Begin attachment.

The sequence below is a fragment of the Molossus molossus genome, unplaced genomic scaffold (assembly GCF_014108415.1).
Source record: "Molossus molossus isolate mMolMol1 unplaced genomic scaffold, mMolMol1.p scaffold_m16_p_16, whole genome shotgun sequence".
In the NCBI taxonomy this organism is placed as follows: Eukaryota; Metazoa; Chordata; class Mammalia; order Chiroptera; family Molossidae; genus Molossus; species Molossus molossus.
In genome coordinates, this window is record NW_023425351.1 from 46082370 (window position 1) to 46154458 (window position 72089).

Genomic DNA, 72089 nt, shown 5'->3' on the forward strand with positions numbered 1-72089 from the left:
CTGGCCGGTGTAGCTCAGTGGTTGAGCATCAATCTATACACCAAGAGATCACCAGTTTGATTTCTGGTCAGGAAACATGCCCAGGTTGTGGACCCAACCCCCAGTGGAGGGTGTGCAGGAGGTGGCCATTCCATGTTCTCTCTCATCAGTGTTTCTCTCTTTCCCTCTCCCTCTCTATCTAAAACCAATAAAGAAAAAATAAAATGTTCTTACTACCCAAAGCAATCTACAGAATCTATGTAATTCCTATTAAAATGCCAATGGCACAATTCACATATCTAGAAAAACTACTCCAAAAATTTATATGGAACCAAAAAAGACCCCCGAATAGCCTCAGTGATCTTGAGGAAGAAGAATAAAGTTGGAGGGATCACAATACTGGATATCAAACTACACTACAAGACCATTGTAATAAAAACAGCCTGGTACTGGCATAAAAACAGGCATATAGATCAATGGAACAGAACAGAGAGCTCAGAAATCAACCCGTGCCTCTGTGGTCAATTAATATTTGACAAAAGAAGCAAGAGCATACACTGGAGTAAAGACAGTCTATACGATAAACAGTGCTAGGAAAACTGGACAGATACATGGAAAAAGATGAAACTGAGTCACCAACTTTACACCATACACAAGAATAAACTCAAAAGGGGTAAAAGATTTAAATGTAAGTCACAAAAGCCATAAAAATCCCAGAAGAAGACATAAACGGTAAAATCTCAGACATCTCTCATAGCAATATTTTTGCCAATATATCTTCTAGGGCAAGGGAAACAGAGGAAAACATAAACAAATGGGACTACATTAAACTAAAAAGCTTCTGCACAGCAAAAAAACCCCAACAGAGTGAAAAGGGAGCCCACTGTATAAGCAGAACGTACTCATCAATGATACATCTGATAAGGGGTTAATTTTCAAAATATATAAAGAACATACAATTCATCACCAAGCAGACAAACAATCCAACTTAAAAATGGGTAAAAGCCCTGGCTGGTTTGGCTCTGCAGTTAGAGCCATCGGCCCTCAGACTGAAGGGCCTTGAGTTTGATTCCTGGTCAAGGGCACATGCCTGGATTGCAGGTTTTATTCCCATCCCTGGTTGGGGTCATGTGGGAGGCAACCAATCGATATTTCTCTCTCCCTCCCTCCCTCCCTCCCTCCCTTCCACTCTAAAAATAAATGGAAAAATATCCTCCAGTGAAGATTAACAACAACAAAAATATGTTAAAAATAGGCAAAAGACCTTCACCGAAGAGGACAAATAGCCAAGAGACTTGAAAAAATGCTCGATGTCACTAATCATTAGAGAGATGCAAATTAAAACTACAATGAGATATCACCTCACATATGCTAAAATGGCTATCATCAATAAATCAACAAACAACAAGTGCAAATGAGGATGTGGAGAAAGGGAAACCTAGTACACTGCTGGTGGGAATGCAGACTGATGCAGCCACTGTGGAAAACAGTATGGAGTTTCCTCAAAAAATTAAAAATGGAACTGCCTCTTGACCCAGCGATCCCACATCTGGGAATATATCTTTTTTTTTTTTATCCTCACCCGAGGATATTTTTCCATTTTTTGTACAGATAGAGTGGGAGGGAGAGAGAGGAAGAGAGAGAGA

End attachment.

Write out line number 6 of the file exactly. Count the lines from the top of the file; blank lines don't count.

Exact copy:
CTGGCCGGTGTAGCTCAGTGGTTGAGCATCAATCTATACACCAAGAGATCACCAGTTTGATTTCTGGTCAGGAAACATGCCCAGGTTGTGGACCCAACCCCCAGTGGAGGGTGTGCAGGAGGTGGCCATTCCATGTTCTCTCTCATCAGTGTTTCTCTCTTTCCCTCTCCCTCTCTATCTAAAACCAATAAAGAAAAAATAAAATGTTCTTACTACCCAAAGCAATCTACAGAATCTATGTAATTCCTATTAAAATGCCAATGGCACAATTCACATATCTAGAAAAACTACTCCAAAAATTTATATGGAACCAAAAAAGACCCCCGAATAGCCTCAGTGATCTTGAGGAAGAAGAATAAAGTTGGAGGGATCACAATACTGGATATCAAACTACACTACAAGACCATTGTAATAAAAACAGCCTGGTACTGGCATAAAAACAGGCATATAGATCAATGGAACAGAACAGAGAGCTCAGAAATCAACCCGTGCCTCTGTGGTCAATTAATATTTGACAAAAGAAGCAAGAGCATACACTGGAGTAAAGACAGTCTATACGATAAACAGTGCTAGGAAAACTGGACAGATACATGGAAAAAGATGAAACTGAGTCACCAACTTTACACCATACACAAGAATAAACTCAAAAGGGGTAAAAGATTTAAATGTAAGTCACAAAAGCCATAAAAATCCCAGAAGAAGACATAAACGGTAAAATCTCAGACATCTCTCATAGCAATATTTTTGCCAATATATCTTCTAGGGCAAGGGAAACAGAGGAAAACATAAACAAATGGGACTACATTAAACTAAAAAGCTTCTGCACAGCAAAAAAACCCCAACAGAGTGAAAAGGGAGCCCACTGTATAAGCAGAACGTACTCATCAATGATACATCTGATAAGGGGTTAATTTTCAAAATATATAAAGAACATACAATTCATCACCAAGCAGACAAACAATCCAACTTAAAAATGGGTAAAAGCCCTGGCTGGTTTGGCTCTGCAGTTAGAGCCATCGGCCCTCAGACTGAAGGGCCTTGAGTTTGATTCCTGGTCAAGGGCACATGCCTGGATTGCAGGTTTTATTCCCATCCCTGGTTGGGGTCATGTGGGAGGCAACCAATCGATATTTCTCTCTCCCTCCCTCCCTCCCTCCCTCCCTTCCACTCTAAAAATAAATGGAAAAATATCCTCCAGTGAAGATTAACAACAACAAAAATATGTTAAAAATAGGCAAAAGACCTTCACCGAAGAGGACAAATAGCCAAGAGACTTGAAAAAATGCTCGATGTCACTAATCATTAGAGAGATGCAAATTAAAACTACAATGAGATATCACCTCACATATGCTAAAATGGCTATCATCAATAAATCAACAAACAACAAGTGCAAATGAGGATGTGGAGAAAGGGAAACCTAGTACACTGCTGGTGGGAATGCAGACTGATGCAGCCACTGTGGAAAACAGTATGGAGTTTCCTCAAAAAATTAAAAATGGAACTGCCTCTTGACCCAGCGATCCCACATCTGGGAATATATCTTTTTTTTTTTTATCCTCACCCGAGGATATTTTTCCATTTTTTGTACAGATAGAGTGGGAGGGAGAGAGAGGAAGAGAGAGAGA